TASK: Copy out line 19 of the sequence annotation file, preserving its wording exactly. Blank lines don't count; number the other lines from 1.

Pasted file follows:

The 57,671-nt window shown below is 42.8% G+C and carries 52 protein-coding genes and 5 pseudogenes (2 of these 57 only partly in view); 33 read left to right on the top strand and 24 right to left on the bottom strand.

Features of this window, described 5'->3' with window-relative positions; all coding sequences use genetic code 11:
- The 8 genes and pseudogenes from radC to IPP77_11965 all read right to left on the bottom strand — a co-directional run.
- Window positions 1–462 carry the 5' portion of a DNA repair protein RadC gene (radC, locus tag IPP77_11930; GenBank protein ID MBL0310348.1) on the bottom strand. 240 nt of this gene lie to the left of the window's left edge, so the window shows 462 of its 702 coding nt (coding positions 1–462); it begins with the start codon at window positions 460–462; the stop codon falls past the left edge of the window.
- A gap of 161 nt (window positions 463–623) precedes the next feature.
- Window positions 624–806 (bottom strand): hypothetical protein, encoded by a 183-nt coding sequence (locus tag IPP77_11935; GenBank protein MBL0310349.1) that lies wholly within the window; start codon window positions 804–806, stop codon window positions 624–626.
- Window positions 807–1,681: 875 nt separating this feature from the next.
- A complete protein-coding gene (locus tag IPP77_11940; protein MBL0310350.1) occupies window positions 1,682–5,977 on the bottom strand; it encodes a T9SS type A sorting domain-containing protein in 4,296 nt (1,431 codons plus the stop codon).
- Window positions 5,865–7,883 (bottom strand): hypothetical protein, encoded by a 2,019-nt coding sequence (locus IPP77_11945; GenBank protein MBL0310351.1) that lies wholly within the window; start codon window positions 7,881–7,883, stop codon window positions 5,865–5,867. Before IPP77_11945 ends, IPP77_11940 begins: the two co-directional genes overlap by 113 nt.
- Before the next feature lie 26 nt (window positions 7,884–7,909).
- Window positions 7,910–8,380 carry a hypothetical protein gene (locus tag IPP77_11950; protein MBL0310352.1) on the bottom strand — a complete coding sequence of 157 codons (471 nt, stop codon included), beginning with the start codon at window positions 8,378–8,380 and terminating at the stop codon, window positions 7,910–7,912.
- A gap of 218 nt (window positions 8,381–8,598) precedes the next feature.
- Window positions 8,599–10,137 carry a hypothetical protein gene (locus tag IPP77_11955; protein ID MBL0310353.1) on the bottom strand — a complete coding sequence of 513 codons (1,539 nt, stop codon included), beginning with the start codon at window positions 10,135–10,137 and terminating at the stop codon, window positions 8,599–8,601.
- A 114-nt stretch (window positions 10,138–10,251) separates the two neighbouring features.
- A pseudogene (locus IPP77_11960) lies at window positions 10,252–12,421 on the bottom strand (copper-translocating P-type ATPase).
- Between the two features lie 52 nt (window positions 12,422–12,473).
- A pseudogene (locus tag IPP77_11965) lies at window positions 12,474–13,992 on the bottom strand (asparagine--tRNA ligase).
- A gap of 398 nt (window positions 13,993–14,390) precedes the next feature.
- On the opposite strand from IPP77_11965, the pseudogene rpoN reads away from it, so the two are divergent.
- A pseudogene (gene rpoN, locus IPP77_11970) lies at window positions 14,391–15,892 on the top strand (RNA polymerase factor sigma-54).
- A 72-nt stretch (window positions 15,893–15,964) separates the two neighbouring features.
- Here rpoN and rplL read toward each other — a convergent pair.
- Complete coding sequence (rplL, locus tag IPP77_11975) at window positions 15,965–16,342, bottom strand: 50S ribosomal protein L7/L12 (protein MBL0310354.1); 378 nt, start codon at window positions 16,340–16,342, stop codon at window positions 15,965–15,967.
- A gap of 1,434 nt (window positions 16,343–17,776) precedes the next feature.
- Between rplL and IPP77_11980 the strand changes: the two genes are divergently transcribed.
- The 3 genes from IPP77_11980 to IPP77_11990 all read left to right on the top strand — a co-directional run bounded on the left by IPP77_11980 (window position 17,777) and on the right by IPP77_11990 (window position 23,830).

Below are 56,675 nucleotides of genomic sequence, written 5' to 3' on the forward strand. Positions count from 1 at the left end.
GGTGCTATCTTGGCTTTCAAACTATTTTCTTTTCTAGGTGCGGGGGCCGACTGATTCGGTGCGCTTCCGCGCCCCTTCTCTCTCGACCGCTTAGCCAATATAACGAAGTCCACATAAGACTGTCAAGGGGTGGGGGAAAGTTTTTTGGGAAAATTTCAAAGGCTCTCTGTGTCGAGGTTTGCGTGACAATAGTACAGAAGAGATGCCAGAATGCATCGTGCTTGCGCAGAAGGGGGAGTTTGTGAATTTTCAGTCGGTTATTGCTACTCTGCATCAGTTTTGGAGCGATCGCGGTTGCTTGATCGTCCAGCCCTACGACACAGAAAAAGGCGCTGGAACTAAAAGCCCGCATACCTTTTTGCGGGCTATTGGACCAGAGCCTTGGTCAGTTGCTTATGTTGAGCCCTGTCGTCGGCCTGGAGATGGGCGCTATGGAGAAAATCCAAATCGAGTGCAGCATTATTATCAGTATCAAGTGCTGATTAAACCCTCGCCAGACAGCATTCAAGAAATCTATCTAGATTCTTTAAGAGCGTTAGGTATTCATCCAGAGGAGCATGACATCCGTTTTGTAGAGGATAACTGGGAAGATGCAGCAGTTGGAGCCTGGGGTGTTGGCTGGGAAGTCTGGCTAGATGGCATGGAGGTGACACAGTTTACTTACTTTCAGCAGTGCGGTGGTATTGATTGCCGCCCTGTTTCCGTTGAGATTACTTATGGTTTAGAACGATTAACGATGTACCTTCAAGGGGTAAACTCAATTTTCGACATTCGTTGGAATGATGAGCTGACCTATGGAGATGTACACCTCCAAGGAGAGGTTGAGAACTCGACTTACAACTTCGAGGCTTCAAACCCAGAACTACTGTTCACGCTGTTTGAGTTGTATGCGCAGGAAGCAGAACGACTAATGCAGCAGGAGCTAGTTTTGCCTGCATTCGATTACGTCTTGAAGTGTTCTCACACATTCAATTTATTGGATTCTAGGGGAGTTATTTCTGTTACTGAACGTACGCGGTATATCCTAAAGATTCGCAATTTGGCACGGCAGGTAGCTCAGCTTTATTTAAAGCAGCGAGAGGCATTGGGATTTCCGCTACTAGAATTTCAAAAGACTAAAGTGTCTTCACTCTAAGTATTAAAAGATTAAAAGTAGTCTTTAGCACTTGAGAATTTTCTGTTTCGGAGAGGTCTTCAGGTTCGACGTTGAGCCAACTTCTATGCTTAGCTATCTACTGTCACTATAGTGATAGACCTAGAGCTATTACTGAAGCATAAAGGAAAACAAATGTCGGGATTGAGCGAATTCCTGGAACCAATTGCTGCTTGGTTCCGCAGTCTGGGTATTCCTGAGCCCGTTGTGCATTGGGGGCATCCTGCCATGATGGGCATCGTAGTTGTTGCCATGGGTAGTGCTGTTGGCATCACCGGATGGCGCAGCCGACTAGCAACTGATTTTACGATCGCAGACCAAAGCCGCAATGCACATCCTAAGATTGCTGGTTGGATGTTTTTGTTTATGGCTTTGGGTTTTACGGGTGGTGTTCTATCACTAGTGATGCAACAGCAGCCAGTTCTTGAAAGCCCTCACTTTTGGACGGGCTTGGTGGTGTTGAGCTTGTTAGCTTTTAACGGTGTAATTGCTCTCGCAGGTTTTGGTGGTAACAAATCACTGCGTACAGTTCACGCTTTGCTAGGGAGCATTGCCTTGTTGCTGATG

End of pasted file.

- On the opposite strand from IPP77_11965, the pseudogene rpoN reads away from it, so the two are divergent.